A fantastic report by the Norwegian Consumer Council that explains how tech companies use dark patterns to discourage us from
exercising our rights to privacy. Facebook, Google and
Windows 10 are named and shamed.
News article responding to the Norwegian Consumer Council's "Deceived by Design" report.
There's a red exclamation mark indicating something is wrong with my Notification Settings. The copy [...] implies that Facebook Messenger isn't allowed to use iOS' notification system. [...] But the iOS notifications setting screen [...] show that Facebook Messenger does have access to the iOS notifications system - I just don't have it set up the way Facebook wants me to."
The instagram redesign involved moving a new shopping button to where the "like" button used to be, causing many users to tap it by mistake.
Facebook makes it hard for users to leave facebook via their browser's back button.
Facebook switches the style of the "confirm" and "cancel" buttons, which will frequently cause users to mistakenly click the wrong button.
"Facebook users are prompt with a list of friend requests. They start tapping the ‘Confirm’ buttons, repeatedly, one after the other. At some point, the list starts showing suggestions instead of requests, but since the UI is almost identical, users easily miss this important difference, resulting in some unwanted friend requests."
Qualitative evaluation of the consent-obtaining mechanisms implemented and used by the five big tech companies, i.e. Google, Amazon, Facebook, Apple, and Microsoft (GAFAM)
Instead of the usual blank stories section, Facebook includes “ghost stories” of your friends that haven’t posted a story in a while when there are no stories available. When the user clicks on it it tells the user that your friend hasn’t posted to their story in a while.
Instead of letting users simply deactivate their account, Facebook shows users some of their friends that “would miss them” and also tries to convince the user to stay offering a counter-argument to whatever reason they select.
Social media platforms repeatedly use so-called dark patterns to nudge you toward giving away more of your data.
That Facebook and its #UX#darkpattern When you are on the web, it shows you a message that does not exist to download the messaging app, Hook Model in action.
Facebook's #darkpatterns at work again. I don't have any notifications, yet it keeps showing that I have when I am not logged in.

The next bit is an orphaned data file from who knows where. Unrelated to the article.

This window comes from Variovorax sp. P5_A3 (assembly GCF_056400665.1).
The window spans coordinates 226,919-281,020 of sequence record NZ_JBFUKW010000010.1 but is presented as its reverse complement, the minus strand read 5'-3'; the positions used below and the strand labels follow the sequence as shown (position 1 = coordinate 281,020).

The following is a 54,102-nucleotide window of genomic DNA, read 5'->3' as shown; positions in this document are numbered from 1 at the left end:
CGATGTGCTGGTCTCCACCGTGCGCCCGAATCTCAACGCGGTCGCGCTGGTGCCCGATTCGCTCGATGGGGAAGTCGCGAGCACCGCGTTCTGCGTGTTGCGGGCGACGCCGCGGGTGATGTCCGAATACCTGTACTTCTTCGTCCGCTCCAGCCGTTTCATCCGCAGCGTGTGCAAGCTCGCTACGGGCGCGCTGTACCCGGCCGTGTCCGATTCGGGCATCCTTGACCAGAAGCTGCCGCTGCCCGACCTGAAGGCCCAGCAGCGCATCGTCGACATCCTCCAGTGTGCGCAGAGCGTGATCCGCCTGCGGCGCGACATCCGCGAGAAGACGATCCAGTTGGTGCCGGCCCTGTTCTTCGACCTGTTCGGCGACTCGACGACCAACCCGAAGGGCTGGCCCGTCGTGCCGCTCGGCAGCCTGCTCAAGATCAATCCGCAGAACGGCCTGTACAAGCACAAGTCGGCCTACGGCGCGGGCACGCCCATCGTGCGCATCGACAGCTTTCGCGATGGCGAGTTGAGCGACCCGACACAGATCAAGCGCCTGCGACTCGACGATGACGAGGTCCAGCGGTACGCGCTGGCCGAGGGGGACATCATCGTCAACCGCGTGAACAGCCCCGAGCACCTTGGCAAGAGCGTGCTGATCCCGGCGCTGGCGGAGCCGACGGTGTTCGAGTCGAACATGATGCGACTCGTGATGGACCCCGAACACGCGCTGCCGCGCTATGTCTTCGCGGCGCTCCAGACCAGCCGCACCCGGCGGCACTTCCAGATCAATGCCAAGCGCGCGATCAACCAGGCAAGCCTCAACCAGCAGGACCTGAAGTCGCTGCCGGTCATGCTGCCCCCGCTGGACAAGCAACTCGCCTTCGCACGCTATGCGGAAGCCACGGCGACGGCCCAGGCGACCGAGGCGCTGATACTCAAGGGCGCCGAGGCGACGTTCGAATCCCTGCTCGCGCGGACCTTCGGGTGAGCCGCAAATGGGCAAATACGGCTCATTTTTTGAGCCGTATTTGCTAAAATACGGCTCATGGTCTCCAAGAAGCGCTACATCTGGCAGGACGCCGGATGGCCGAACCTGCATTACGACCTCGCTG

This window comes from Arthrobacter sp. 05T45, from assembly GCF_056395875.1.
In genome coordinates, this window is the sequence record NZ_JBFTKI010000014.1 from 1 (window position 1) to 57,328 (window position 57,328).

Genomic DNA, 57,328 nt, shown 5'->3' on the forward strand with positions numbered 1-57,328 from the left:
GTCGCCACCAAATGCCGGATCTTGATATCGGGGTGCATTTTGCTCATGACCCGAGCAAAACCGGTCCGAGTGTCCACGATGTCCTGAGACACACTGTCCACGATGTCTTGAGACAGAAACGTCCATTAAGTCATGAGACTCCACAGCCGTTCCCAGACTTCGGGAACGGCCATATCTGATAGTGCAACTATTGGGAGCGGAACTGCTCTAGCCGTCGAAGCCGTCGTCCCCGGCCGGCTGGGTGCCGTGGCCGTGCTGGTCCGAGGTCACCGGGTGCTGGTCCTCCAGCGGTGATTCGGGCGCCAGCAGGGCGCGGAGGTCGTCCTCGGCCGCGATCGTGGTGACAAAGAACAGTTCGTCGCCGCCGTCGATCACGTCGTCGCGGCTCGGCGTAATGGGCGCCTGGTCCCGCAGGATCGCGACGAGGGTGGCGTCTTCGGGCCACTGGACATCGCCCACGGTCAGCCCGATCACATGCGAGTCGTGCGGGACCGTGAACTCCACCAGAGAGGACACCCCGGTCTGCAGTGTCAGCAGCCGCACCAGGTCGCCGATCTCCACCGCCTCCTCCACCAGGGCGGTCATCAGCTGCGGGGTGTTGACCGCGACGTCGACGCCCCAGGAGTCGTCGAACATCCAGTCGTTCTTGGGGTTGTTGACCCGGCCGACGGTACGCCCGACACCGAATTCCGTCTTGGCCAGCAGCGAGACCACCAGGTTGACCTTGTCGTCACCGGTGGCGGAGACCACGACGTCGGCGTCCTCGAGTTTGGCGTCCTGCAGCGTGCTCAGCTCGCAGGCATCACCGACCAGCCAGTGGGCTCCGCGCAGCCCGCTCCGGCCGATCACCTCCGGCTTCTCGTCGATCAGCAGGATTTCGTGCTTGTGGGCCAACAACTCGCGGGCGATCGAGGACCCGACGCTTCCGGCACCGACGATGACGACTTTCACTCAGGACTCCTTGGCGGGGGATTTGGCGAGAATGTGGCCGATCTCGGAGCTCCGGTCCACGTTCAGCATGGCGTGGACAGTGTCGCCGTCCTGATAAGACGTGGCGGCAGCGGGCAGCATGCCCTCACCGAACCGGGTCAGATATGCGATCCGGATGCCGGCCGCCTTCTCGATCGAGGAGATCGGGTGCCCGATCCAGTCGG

The user needs to click a small button labelled "..." then select "Decline", then ignore the main button (despite it being the thing they requested) and select the less obvious secondary button labelled "Confirm".
Following investigations, the CNIL noted that the websites facebook.com, google.fr and youtube.com do not make refusing cookies as easy as to accept them. It thus fines FACEBOOK 60 million euros and GOOGLE 150 million euros and orders them to comply within three months.
"In order to refuse the deposit of cookies,m internet users must click on a button entitled "Accept cookies", displayed in the second window."
This study examines Facebook's issues by analyzing leaked documents and published news articles. It outlines the dark patterns that the company has applied, and discusses how they promote toxic behavior, hate speech and disinformation.
"fun lil deceptive UI pattern from (apparently desperate) F*cebook this morning: I updated my phone & shortly after got a push notification from FB - I’ve had those turned entirely off for at least 3-4 years! so I go spelunking in the settings…"
"A 6 minute video below that explains how Facebook's UI employs dark patterns that make users share more data than they may intend."
Do not browse the web in in-app browsers (e.g. in apps like Facebook, Instagram, TikTok). Experience is bad. Those apps also INJECT TRACKING INSTRUCTIONS. They control every interaction, all that is typed, clicked... Browse with normal web browsers.